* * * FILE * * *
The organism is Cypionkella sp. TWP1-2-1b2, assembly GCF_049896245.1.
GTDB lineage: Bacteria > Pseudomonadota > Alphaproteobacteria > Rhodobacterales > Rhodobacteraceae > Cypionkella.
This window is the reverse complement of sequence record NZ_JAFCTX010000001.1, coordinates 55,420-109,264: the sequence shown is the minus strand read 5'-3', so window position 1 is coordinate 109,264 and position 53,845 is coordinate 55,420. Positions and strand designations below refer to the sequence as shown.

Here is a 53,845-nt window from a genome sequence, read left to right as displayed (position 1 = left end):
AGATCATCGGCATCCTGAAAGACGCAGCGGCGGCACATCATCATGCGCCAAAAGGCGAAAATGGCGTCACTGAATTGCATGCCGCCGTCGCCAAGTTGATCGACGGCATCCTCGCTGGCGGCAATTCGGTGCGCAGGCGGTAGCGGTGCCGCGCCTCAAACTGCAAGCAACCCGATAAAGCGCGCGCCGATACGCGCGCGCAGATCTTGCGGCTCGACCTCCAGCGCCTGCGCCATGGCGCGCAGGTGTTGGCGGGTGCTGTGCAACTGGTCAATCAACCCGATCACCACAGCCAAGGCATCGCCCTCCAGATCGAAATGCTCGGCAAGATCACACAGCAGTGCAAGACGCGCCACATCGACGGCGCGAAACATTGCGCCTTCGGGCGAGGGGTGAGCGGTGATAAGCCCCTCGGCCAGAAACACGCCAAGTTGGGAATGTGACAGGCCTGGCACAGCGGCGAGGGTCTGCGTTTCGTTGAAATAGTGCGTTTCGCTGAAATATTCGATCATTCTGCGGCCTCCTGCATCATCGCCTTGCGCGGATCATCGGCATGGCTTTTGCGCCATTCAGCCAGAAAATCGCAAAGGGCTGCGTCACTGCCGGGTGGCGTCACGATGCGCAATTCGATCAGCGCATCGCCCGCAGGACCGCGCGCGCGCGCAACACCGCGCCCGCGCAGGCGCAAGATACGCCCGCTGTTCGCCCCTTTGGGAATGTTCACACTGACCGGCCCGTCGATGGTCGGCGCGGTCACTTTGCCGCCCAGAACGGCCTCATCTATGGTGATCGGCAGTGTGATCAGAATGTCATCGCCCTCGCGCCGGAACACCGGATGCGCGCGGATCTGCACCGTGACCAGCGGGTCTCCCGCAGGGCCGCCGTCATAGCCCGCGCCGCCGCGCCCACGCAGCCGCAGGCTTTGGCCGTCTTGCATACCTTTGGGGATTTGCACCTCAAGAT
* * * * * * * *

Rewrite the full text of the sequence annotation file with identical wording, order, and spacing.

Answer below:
The organism is Cypionkella sp. TWP1-2-1b2, assembly GCF_049896245.1.
GTDB lineage: Bacteria > Pseudomonadota > Alphaproteobacteria > Rhodobacterales > Rhodobacteraceae > Cypionkella.
This window is the reverse complement of sequence record NZ_JAFCTX010000001.1, coordinates 55,420-109,264: the sequence shown is the minus strand read 5'-3', so window position 1 is coordinate 109,264 and position 53,845 is coordinate 55,420. Positions and strand designations below refer to the sequence as shown.

Here is a 53,845-nt window from a genome sequence, read left to right as displayed (position 1 = left end):
AGATCATCGGCATCCTGAAAGACGCAGCGGCGGCACATCATCATGCGCCAAAAGGCGAAAATGGCGTCACTGAATTGCATGCCGCCGTCGCCAAGTTGATCGACGGCATCCTCGCTGGCGGCAATTCGGTGCGCAGGCGGTAGCGGTGCCGCGCCTCAAACTGCAAGCAACCCGATAAAGCGCGCGCCGATACGCGCGCGCAGATCTTGCGGCTCGACCTCCAGCGCCTGCGCCATGGCGCGCAGGTGTTGGCGGGTGCTGTGCAACTGGTCAATCAACCCGATCACCACAGCCAAGGCATCGCCCTCCAGATCGAAATGCTCGGCAAGATCACACAGCAGTGCAAGACGCGCCACATCGACGGCGCGAAACATTGCGCCTTCGGGCGAGGGGTGAGCGGTGATAAGCCCCTCGGCCAGAAACACGCCAAGTTGGGAATGTGACAGGCCTGGCACAGCGGCGAGGGTCTGCGTTTCGTTGAAATAGTGCGTTTCGCTGAAATATTCGATCATTCTGCGGCCTCCTGCATCATCGCCTTGCGCGGATCATCGGCATGGCTTTTGCGCCATTCAGCCAGAAAATCGCAAAGGGCTGCGTCACTGCCGGGTGGCGTCACGATGCGCAATTCGATCAGCGCATCGCCCGCAGGACCGCGCGCGCGCGCAACACCGCGCCCGCGCAGGCGCAAGATACGCCCGCTGTTCGCCCCTTTGGGAATGTTCACACTGACCGGCCCGTCGATGGTCGGCGCGGTCACTTTGCCGCCCAGAACGGCCTCATCTATGGTGATCGGCAGTGTGATCAGAATGTCATCGCCCTCGCGCCGGAACACCGGATGCGCGCGGATCTGCACCGTGACCAGCGGGTCTCCCGCAGGGCCGCCGTCATAGCCCGCGCCGCCGCGCCCACGCAGCCGCAGGCTTTGGCCGTCTTGCATACCTTTGGGGATTTGCACCTCAAGAT